Note, this is a reposting of the blog that I initially posted here on humairahmed.com. In a prior blog, VMware NSX and SRM: Disaster Recovery Overview and Demo, I described and demoed how VMware NSX and SRM with vSphere Replication combined provide for an enhanced disaster recovery (DR) solution. SRM also provides additional integration with NSX when Storage Policy Protection Groups (SPPGs) are used by providing the ability to automate network mappings. One of the great things about the NSX-v platform, is it can be used with any DR orchestration tool that supports the VMware vSphere ESXi hypervisor. Some of the tools customers are using with NSX include VMware SRM, Dell EMC RP4VM, Zerto, and Veeam. As SRM was discussed and demonstrated in a prior blog, Zerto and NSX together is explained in more detail below.
For more details on Disaster Recovery with NSX, make sure to check-out the Disaster Recovery Solutions with NSX [NET1188BU] session at upcoming VMworld 2017 on August 28th. I will discuss DR with NSX and DR Orchestration tools (SRM, RP4VM, and Zerto) in more detail. Justin Giardin from iland will discuss how they use NSX and Zerto to provide DRaaS solutions. Additionally, Ian Allie from Dell EMC Enterprise Hybrid Cloud (EHC) will discuss how they use NSX and RP4VM to provide DR services for their customers.
Similar to vSphere Replication, Zerto provides the ability to replicate workloads at the VM-level. Zerto Virtual Manager (ZVM) is a standalone manager installed on a Windows workstation. The diagram below shows how ZVM is deployed within the management vCenter domain in a multisite Cross-VC NSX environment.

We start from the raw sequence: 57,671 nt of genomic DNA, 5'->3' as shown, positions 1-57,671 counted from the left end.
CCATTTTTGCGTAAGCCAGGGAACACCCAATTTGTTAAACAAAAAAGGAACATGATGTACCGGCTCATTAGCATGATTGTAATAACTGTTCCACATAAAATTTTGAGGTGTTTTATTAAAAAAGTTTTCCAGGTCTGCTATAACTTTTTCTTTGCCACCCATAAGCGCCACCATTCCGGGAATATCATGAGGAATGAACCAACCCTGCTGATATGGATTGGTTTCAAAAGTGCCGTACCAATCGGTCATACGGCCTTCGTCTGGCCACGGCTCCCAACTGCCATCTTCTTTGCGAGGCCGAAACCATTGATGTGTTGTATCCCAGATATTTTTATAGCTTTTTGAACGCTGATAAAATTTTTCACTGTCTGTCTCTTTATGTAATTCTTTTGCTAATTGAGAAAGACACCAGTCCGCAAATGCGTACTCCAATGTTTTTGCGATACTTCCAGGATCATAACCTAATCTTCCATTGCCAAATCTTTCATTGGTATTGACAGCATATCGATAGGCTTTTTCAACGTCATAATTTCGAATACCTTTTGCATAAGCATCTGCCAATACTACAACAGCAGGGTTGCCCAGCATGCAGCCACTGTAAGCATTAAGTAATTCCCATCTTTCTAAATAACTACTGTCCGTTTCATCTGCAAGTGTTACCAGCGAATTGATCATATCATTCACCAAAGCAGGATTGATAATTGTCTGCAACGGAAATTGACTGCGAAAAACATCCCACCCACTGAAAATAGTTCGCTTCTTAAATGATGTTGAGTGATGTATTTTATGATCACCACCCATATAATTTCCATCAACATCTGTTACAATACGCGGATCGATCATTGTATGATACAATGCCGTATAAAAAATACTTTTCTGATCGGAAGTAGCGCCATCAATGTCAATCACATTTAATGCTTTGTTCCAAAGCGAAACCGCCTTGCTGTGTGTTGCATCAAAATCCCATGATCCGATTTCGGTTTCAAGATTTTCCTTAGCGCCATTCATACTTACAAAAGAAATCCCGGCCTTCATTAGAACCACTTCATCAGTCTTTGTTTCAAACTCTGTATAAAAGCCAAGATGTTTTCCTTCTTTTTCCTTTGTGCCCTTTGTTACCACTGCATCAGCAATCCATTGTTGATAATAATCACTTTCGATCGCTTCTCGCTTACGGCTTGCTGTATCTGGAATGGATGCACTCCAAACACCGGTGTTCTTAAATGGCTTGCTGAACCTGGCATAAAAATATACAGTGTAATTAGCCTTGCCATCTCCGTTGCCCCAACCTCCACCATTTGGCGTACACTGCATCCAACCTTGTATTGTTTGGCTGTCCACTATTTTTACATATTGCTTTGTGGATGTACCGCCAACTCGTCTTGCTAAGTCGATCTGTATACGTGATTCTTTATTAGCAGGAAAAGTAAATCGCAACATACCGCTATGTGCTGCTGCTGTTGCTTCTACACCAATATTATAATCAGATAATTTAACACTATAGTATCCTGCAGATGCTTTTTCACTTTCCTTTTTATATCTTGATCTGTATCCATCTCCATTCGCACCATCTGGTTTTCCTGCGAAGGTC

Once ZVM is linked to the respective vCenter, a user can log-on ZVM using vSphere credentials. From the ZVM a Zerto Virtual Replication Appliance (VRA) can be installed on the desired hosts that have VMs that need to be protected.
In Figure 3, it can be seen that there are four VMs in the Zerto Virtual Protection Group (VPG) being replicated/protected.
Similar to what was shown prior with SRM, Zerto can also ensure when a application or site failure event occurs the application(s) are recovered on the same network thanks to NSX logical networks spanning both sites and vCenter domains. In addition to the consistent networking across sites/vCenters, consistent security also exists. Thus, the end result is better recovery time objective (RTO) for applications as the IP address for the application does not need to change and security policies do not have to be manually replicated.
Figure 4 below shows how the default network mapping is configured within ZVM. By default, all workloads will failover to the respective default Failover Network upon actual failover and respective Failover Test Network when testing the Zerto DR plan.
As Figure 5 shows, different Failover Networks and Failover Test Networks can also be configured for each specific VM.
An extremely valuable capability of leveraging NSX with DR Orchestration tools like SRM, RP4VM, and Zerto is the capability to test the DR plan without any disruption to the production network. NSX enables this by allowing for isolated test logical networks to be created easily with the same IP addressing scheme. The DR orchestration tools can then be configured to use the isolated test networks for realistic DR Plan testing. This is represented in the below diagram using Zerto.
As mentioned prior, for more details on Disaster Recovery with NSX and DR orchestration tools like SRM, RP4VM, and Zerto, make sure to check-out the Disaster Recovery Solutions with NSX [NET1188BU] session at upcoming VMworld 2017 on August 28th.